In Node.js is quite easy to read the nginx access log.

Since Node is executed under a specific user account on a typical server, it can't access the nginx access log because it's located in the /var/log/nginx directory.

We need to copy the access log in the app directory and change its ownership accordingly.

cat /var/log/nginx/access.log > /home/user/app/logs/access.log && chown user:user /home/user/app/logs/access.log

Now we can create a cron job to automate the above task.

export VISUAL=nano; crontab -e

Typically this task can be done once in a day, as shown below.

5 4 * * * cat /var/log/nginx/access.log > /home/user/app/logs/access.log && chown user:user /home/user/app/logs/access.log

Then we can restart the cron service.

service cron restart

You can use this online service for your cron jobs. I recommend to run the above task not too frequently in order to minimize the impact on the server.

In Node we need to read the log file, split it into an array of lines and return the resulting array in reversed order since nginx stores its records in ascending order.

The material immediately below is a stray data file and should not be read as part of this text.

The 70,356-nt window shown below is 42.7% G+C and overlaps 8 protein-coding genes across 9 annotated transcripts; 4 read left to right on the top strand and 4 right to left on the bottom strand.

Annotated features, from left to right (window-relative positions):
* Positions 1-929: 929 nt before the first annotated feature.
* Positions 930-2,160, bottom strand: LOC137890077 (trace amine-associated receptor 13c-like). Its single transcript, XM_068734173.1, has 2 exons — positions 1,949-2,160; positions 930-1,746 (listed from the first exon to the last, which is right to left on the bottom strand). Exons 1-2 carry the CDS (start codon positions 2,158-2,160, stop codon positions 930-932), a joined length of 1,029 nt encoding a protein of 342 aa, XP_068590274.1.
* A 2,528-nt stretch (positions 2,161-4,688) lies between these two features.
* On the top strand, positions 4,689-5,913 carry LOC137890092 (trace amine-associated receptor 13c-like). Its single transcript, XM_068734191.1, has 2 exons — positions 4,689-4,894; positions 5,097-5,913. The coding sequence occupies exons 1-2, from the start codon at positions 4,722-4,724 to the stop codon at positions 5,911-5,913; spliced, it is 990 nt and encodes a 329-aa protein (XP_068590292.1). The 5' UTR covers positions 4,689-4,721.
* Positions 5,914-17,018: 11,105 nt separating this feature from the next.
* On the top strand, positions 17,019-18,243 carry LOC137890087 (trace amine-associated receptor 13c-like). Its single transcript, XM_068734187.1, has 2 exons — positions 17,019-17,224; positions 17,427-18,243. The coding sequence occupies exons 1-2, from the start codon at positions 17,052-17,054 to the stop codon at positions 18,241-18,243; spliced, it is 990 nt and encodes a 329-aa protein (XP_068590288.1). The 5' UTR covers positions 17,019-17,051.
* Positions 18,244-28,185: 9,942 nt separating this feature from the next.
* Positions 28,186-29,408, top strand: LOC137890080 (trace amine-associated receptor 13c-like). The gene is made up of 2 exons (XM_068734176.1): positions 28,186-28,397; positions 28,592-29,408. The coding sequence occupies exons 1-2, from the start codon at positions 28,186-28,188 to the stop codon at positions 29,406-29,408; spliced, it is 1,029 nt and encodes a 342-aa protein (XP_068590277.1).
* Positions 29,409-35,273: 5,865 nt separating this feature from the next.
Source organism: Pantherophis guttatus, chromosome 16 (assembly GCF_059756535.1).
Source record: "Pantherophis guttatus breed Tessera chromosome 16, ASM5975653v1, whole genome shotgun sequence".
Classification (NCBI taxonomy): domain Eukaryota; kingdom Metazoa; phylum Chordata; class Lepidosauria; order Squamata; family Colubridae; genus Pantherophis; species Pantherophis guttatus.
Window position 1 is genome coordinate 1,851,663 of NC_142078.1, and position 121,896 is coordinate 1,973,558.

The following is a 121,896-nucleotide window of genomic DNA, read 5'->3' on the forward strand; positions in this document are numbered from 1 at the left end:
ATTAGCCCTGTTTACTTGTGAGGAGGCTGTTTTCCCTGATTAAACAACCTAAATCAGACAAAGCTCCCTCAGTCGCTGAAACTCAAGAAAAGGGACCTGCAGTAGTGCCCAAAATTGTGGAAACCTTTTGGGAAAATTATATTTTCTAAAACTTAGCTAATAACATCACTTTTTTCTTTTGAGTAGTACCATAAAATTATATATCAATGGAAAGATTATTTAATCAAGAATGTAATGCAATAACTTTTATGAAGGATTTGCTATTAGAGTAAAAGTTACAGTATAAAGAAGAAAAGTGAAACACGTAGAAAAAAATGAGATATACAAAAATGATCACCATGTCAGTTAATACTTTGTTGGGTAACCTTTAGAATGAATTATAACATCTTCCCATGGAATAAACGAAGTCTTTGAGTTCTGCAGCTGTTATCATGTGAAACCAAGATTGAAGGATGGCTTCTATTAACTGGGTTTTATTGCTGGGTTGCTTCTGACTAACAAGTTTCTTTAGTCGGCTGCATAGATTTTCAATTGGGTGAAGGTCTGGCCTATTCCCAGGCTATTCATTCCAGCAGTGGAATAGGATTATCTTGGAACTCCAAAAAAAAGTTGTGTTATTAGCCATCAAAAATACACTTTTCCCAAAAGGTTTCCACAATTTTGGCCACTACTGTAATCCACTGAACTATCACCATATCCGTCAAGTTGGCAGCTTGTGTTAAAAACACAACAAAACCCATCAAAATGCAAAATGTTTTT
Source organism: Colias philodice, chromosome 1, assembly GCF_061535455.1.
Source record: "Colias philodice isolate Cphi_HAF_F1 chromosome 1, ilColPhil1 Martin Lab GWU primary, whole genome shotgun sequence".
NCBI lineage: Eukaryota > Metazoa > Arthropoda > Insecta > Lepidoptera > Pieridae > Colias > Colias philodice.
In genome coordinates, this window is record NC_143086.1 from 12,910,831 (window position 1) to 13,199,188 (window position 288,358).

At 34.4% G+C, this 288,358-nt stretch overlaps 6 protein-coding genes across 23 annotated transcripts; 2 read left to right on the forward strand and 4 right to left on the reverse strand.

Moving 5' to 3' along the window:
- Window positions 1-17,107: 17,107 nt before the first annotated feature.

'use strict';

const fs = require('fs');

const readLog = () => {
    const logFile = './logs/access.log';
    return new Promise((resolve, reject) => {
        fs.readFile(logFile, 'utf8', (err, contents) => {
            if(err) { reject(err); }

module.exports = readLog;

Now we can use the above function in our application:

'use strict';

const readLog = require('./readlog');
const app = require('express')();

app.set('view engine', 'ejs');

app.get('/log', async (req, res) => {
    try {
        const entries = await readLog();
        res.render('log', {entries: entries});
    } catch(err) { res.sendStatus(500); }


Our EJS view may look like the following one:

<% if(entries.length > 0) { %>
    <% entries.forEach(function(entry) { %>
        <li><%= entry %></li>
    <% }); %>
<% } else { %>
   <p>No results to show.</p>
<% } %>

As you can see, once you get all the relevant data everything is really easy to accomplish.